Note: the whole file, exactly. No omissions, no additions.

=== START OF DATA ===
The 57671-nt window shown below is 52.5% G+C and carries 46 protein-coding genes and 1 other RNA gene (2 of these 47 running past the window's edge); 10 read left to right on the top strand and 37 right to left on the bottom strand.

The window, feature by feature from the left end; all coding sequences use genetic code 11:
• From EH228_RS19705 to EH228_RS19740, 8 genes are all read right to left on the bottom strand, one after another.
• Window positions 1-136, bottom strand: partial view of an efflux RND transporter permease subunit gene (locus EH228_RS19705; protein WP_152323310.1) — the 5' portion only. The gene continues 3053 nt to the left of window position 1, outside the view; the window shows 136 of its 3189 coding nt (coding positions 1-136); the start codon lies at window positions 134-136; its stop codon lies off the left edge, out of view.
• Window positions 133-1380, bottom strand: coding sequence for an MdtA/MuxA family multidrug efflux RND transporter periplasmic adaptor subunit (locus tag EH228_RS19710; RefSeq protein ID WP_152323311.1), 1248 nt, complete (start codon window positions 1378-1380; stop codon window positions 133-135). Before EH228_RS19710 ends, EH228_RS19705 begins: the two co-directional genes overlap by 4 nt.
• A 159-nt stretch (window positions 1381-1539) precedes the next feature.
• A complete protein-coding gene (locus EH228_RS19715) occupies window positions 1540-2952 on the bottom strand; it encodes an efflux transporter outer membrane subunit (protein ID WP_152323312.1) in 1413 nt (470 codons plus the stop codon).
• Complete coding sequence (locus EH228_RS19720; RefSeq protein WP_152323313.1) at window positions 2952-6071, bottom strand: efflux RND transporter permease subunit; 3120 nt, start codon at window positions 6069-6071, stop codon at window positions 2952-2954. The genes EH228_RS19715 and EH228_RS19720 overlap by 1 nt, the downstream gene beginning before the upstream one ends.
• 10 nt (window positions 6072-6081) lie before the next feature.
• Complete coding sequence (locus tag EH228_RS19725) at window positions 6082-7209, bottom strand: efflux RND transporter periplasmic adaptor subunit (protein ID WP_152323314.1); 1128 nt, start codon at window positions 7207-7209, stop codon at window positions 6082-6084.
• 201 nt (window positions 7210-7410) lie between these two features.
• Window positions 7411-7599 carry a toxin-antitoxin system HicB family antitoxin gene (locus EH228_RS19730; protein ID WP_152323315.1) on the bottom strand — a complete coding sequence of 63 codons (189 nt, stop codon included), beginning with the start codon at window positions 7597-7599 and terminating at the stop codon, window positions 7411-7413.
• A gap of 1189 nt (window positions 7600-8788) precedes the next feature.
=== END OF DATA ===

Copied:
The 57671-nt window shown below is 52.5% G+C and carries 46 protein-coding genes and 1 other RNA gene (2 of these 47 running past the window's edge); 10 read left to right on the top strand and 37 right to left on the bottom strand.

The window, feature by feature from the left end; all coding sequences use genetic code 11:
• From EH228_RS19705 to EH228_RS19740, 8 genes are all read right to left on the bottom strand, one after another.
• Window positions 1-136, bottom strand: partial view of an efflux RND transporter permease subunit gene (locus EH228_RS19705; protein WP_152323310.1) — the 5' portion only. The gene continues 3053 nt to the left of window position 1, outside the view; the window shows 136 of its 3189 coding nt (coding positions 1-136); the start codon lies at window positions 134-136; its stop codon lies off the left edge, out of view.
• Window positions 133-1380, bottom strand: coding sequence for an MdtA/MuxA family multidrug efflux RND transporter periplasmic adaptor subunit (locus tag EH228_RS19710; RefSeq protein ID WP_152323311.1), 1248 nt, complete (start codon window positions 1378-1380; stop codon window positions 133-135). Before EH228_RS19710 ends, EH228_RS19705 begins: the two co-directional genes overlap by 4 nt.
• A 159-nt stretch (window positions 1381-1539) precedes the next feature.
• A complete protein-coding gene (locus EH228_RS19715) occupies window positions 1540-2952 on the bottom strand; it encodes an efflux transporter outer membrane subunit (protein ID WP_152323312.1) in 1413 nt (470 codons plus the stop codon).
• Complete coding sequence (locus EH228_RS19720; RefSeq protein WP_152323313.1) at window positions 2952-6071, bottom strand: efflux RND transporter permease subunit; 3120 nt, start codon at window positions 6069-6071, stop codon at window positions 2952-2954. The genes EH228_RS19715 and EH228_RS19720 overlap by 1 nt, the downstream gene beginning before the upstream one ends.
• 10 nt (window positions 6072-6081) lie before the next feature.
• Complete coding sequence (locus tag EH228_RS19725) at window positions 6082-7209, bottom strand: efflux RND transporter periplasmic adaptor subunit (protein ID WP_152323314.1); 1128 nt, start codon at window positions 7207-7209, stop codon at window positions 6082-6084.
• 201 nt (window positions 7210-7410) lie between these two features.
• Window positions 7411-7599 carry a toxin-antitoxin system HicB family antitoxin gene (locus EH228_RS19730; protein ID WP_152323315.1) on the bottom strand — a complete coding sequence of 63 codons (189 nt, stop codon included), beginning with the start codon at window positions 7597-7599 and terminating at the stop codon, window positions 7411-7413.
• A gap of 1189 nt (window positions 7600-8788) precedes the next feature.